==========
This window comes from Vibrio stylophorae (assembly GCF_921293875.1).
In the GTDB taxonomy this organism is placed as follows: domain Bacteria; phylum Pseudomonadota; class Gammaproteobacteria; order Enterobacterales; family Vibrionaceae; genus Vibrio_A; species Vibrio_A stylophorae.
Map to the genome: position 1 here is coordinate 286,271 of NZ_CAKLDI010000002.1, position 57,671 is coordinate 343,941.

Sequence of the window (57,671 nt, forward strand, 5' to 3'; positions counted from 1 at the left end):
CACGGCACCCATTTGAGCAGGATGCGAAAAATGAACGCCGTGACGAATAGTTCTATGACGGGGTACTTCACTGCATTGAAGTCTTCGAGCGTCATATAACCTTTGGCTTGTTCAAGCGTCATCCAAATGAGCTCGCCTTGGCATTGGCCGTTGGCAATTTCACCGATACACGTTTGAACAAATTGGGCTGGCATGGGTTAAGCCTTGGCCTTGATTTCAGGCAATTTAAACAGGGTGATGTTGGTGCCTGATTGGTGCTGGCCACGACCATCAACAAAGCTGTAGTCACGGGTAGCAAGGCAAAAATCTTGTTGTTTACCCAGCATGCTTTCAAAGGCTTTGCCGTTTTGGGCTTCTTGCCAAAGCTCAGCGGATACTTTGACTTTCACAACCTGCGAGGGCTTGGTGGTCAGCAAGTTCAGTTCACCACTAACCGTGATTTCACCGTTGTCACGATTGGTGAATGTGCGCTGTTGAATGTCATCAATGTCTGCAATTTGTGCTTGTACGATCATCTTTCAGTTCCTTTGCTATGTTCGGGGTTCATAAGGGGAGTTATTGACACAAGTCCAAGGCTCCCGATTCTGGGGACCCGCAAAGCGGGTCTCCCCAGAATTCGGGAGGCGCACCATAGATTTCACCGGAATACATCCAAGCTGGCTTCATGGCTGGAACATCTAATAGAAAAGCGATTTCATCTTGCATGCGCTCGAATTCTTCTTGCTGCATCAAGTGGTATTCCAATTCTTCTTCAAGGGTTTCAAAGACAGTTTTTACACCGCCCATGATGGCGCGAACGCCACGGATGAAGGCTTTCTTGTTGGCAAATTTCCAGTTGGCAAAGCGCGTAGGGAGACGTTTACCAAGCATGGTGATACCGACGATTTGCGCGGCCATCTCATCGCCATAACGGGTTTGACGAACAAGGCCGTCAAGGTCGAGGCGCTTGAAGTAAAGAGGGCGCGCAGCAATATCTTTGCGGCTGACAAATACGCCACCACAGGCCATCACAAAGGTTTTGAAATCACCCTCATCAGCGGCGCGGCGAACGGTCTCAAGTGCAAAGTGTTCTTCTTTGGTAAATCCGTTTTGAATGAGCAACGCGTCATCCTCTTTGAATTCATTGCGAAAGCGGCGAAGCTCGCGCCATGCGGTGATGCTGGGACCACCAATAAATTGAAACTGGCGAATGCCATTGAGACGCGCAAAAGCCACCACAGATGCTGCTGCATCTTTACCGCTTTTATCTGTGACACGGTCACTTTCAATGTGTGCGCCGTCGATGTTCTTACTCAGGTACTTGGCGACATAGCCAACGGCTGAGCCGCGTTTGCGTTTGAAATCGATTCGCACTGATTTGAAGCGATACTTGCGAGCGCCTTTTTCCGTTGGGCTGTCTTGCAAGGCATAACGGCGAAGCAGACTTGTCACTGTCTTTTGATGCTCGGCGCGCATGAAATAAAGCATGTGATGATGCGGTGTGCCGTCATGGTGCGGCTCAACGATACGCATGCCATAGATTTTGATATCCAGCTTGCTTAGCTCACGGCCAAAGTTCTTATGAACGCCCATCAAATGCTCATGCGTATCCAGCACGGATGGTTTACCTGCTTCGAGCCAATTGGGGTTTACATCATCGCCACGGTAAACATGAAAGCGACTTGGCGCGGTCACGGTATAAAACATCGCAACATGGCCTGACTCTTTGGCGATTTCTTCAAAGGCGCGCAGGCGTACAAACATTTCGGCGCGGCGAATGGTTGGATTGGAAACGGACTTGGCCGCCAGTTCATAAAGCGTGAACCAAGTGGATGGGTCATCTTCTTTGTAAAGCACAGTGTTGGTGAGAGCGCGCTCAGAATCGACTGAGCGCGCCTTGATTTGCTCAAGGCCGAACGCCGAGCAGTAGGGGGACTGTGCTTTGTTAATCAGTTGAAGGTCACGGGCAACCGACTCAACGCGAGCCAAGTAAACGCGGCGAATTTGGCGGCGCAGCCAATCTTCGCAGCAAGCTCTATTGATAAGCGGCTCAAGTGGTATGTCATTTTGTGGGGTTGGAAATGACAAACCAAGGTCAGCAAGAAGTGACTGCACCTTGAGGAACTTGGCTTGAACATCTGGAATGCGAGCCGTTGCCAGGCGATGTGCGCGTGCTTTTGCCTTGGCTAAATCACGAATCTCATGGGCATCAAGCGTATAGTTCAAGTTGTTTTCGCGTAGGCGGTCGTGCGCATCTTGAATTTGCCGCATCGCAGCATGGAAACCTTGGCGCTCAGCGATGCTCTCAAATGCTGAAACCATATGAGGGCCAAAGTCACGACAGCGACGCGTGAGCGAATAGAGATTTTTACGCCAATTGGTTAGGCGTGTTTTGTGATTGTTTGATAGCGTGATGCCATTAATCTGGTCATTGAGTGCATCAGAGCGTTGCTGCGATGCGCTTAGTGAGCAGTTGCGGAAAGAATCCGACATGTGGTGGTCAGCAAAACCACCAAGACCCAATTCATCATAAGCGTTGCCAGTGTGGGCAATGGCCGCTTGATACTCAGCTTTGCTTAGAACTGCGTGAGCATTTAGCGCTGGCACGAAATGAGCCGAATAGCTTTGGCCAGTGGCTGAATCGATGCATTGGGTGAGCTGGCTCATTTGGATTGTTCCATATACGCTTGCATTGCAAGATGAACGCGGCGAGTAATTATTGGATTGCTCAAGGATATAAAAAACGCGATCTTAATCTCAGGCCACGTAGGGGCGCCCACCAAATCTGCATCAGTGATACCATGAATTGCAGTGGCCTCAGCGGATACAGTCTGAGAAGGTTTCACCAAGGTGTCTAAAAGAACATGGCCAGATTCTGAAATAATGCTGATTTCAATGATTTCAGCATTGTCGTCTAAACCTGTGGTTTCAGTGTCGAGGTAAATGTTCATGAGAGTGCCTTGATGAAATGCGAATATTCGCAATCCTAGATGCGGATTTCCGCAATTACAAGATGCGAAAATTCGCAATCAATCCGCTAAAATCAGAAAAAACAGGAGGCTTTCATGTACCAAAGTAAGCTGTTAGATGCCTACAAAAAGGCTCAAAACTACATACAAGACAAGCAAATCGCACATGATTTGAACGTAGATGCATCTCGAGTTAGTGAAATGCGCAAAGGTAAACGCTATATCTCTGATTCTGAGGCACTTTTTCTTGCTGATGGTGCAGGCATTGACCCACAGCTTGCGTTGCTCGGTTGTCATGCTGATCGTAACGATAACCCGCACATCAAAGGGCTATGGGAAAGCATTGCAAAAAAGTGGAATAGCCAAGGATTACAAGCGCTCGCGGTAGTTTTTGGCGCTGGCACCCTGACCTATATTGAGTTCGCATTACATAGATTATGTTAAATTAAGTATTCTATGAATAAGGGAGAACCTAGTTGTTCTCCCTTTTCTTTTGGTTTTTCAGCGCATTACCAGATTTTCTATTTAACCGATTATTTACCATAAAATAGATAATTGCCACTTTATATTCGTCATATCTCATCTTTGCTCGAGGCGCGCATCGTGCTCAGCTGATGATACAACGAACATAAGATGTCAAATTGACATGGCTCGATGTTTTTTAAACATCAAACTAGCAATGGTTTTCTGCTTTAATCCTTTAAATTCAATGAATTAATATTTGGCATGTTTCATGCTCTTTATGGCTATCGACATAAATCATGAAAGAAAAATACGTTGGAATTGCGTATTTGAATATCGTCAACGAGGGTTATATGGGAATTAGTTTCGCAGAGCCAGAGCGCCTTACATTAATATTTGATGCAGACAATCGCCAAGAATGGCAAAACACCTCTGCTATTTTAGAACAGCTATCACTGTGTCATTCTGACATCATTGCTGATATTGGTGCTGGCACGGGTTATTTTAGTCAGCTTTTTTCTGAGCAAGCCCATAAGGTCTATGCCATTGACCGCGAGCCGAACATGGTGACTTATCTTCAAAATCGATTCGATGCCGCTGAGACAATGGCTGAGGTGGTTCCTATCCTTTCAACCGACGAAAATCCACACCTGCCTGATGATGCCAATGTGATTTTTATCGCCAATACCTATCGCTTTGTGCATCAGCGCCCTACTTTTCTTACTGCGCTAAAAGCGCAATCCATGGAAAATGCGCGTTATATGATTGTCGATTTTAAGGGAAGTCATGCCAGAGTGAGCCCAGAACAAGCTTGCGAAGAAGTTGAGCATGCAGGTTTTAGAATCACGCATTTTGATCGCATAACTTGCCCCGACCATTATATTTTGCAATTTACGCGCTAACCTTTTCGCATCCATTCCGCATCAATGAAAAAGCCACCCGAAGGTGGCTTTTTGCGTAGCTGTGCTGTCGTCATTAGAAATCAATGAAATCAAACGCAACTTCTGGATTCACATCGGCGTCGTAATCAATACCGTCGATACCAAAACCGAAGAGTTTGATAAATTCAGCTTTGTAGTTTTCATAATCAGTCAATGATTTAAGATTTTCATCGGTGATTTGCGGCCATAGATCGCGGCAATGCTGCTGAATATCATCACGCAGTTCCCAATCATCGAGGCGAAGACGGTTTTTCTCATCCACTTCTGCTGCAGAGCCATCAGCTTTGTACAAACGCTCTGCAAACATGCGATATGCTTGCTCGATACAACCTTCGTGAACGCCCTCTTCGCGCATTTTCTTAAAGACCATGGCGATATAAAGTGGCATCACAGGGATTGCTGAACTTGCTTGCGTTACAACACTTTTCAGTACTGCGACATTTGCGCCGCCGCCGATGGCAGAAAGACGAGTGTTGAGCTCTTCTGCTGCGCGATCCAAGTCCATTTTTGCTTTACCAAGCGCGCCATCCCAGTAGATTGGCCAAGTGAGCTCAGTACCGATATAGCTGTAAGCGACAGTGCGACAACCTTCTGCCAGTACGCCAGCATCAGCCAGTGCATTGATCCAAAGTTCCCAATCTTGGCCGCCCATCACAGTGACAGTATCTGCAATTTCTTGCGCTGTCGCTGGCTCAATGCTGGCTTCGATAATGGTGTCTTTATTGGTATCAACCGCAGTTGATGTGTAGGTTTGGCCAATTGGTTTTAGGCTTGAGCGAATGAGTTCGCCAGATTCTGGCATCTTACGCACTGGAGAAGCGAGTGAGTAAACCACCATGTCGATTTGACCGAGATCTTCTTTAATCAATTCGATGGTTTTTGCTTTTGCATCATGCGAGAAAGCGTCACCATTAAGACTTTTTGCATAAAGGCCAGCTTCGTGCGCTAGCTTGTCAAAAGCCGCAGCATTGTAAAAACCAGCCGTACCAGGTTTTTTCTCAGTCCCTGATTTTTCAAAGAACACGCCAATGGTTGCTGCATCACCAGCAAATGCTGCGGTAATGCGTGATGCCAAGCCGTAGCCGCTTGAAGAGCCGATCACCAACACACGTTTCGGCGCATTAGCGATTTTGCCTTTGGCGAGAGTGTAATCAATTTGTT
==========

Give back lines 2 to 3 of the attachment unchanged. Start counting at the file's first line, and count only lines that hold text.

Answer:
In the GTDB taxonomy this organism is placed as follows: domain Bacteria; phylum Pseudomonadota; class Gammaproteobacteria; order Enterobacterales; family Vibrionaceae; genus Vibrio_A; species Vibrio_A stylophorae.
Map to the genome: position 1 here is coordinate 286,271 of NZ_CAKLDI010000002.1, position 57,671 is coordinate 343,941.